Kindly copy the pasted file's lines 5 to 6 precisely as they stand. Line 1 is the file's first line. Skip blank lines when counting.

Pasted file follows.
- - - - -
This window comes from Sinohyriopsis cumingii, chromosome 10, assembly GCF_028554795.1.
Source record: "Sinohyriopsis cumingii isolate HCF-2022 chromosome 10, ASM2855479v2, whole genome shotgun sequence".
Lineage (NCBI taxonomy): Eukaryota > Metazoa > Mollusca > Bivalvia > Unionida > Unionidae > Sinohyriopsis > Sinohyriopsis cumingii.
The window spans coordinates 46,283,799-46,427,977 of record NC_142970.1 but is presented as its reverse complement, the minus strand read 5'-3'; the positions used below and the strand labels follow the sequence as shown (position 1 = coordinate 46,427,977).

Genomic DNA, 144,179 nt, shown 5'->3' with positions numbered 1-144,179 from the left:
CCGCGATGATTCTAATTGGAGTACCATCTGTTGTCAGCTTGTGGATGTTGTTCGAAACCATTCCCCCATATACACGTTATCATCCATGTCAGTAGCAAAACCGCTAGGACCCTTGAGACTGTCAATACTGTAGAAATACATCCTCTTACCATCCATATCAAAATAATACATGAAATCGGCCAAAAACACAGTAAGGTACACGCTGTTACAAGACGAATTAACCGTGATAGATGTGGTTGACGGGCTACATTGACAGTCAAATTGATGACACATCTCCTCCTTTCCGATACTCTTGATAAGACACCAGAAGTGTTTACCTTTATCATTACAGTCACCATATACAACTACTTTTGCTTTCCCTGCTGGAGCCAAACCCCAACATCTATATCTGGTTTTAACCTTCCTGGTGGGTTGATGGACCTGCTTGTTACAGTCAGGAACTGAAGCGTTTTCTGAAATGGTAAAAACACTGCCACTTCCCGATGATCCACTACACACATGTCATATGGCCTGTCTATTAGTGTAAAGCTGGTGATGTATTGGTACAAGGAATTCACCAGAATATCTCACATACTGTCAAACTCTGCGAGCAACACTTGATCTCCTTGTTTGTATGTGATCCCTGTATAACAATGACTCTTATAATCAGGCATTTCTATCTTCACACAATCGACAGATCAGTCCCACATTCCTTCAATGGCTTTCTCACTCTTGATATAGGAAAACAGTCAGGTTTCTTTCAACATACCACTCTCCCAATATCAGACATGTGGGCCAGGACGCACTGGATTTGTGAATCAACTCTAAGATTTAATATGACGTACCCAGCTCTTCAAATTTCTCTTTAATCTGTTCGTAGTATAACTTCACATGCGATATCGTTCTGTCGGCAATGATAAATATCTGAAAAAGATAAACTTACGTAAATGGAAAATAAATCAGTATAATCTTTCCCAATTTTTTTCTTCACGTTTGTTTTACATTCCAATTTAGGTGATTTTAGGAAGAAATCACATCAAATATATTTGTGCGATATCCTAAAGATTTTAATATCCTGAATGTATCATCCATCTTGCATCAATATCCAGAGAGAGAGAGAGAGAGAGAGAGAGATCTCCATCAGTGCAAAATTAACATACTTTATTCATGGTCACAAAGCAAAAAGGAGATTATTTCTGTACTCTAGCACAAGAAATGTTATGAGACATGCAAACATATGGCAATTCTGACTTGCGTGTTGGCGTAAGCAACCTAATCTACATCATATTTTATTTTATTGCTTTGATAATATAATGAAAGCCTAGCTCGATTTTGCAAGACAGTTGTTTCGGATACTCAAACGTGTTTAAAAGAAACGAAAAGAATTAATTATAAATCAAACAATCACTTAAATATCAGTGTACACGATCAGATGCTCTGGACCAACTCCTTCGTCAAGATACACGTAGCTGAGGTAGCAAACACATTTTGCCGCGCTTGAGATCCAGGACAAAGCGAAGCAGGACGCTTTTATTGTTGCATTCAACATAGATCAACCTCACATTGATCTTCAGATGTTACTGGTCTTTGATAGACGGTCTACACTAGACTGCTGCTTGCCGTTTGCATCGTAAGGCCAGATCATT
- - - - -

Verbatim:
Genomic DNA, 144,179 nt, shown 5'->3' with positions numbered 1-144,179 from the left:
CCGCGATGATTCTAATTGGAGTACCATCTGTTGTCAGCTTGTGGATGTTGTTCGAAACCATTCCCCCATATACACGTTATCATCCATGTCAGTAGCAAAACCGCTAGGACCCTTGAGACTGTCAATACTGTAGAAATACATCCTCTTACCATCCATATCAAAATAATACATGAAATCGGCCAAAAACACAGTAAGGTACACGCTGTTACAAGACGAATTAACCGTGATAGATGTGGTTGACGGGCTACATTGACAGTCAAATTGATGACACATCTCCTCCTTTCCGATACTCTTGATAAGACACCAGAAGTGTTTACCTTTATCATTACAGTCACCATATACAACTACTTTTGCTTTCCCTGCTGGAGCCAAACCCCAACATCTATATCTGGTTTTAACCTTCCTGGTGGGTTGATGGACCTGCTTGTTACAGTCAGGAACTGAAGCGTTTTCTGAAATGGTAAAAACACTGCCACTTCCCGATGATCCACTACACACATGTCATATGGCCTGTCTATTAGTGTAAAGCTGGTGATGTATTGGTACAAGGAATTCACCAGAATATCTCACATACTGTCAAACTCTGCGAGCAACACTTGATCTCCTTGTTTGTATGTGATCCCTGTATAACAATGACTCTTATAATCAGGCATTTCTATCTTCACACAATCGACAGATCAGTCCCACATTCCTTCAATGGCTTTCTCACTCTTGATATAGGAAAACAGTCAGGTTTCTTTCAACATACCACTCTCCCAATATCAGACATGTGGGCCAGGACGCACTGGATTTGTGAATCAACTCTAAGATTTAATATGACGTACCCAGCTCTTCAAATTTCTCTTTAATCTGTTCGTAGTATAACTTCACATGCGATATCGTTCTGTCGGCAATGATAAATATCTGAAAAAGATAAACTTACGTAAATGGAAAATAAATCAGTATAATCTTTCCCAATTTTTTTCTTCACGTTTGTTTTACATTCCAATTTAGGTGATTTTAGGAAGAAATCACATCAAATATATTTGTGCGATATCCTAAAGATTTTAATATCCTGAATGTATCATCCATCTTGCATCAATATCCAGAGAGAGAGAGAGAGAGAGAGAGAGATCTCCATCAGTGCAAAATTAACATACTTTATTCATGGTCACAAAGCAAAAAGGAGATTATTTCTGTACTCTAGCACAAGAAATGTTATGAGACATGCAAACATATGGCAATTCTGACTTGCGTGTTGGCGTAAGCAACCTAATCTACATCATATTTTATTTTATTGCTTTGATAATATAATGAAAGCCTAGCTCGATTTTGCAAGACAGTTGTTTCGGATACTCAAACGTGTTTAAAAGAAACGAAAAGAATTAATTATAAATCAAACAATCACTTAAATATCAGTGTACACGATCAGATGCTCTGGACCAACTCCTTCGTCAAGATACACGTAGCTGAGGTAGCAAACACATTTTGCCGCGCTTGAGATCCAGGACAAAGCGAAGCAGGACGCTTTTATTGTTGCATTCAACATAGATCAACCTCACATTGATCTTCAGATGTTACTGGTCTTTGATAGACGGTCTACACTAGACTGCTGCTTGCCGTTTGCATCGTAAGGCCAGATCATT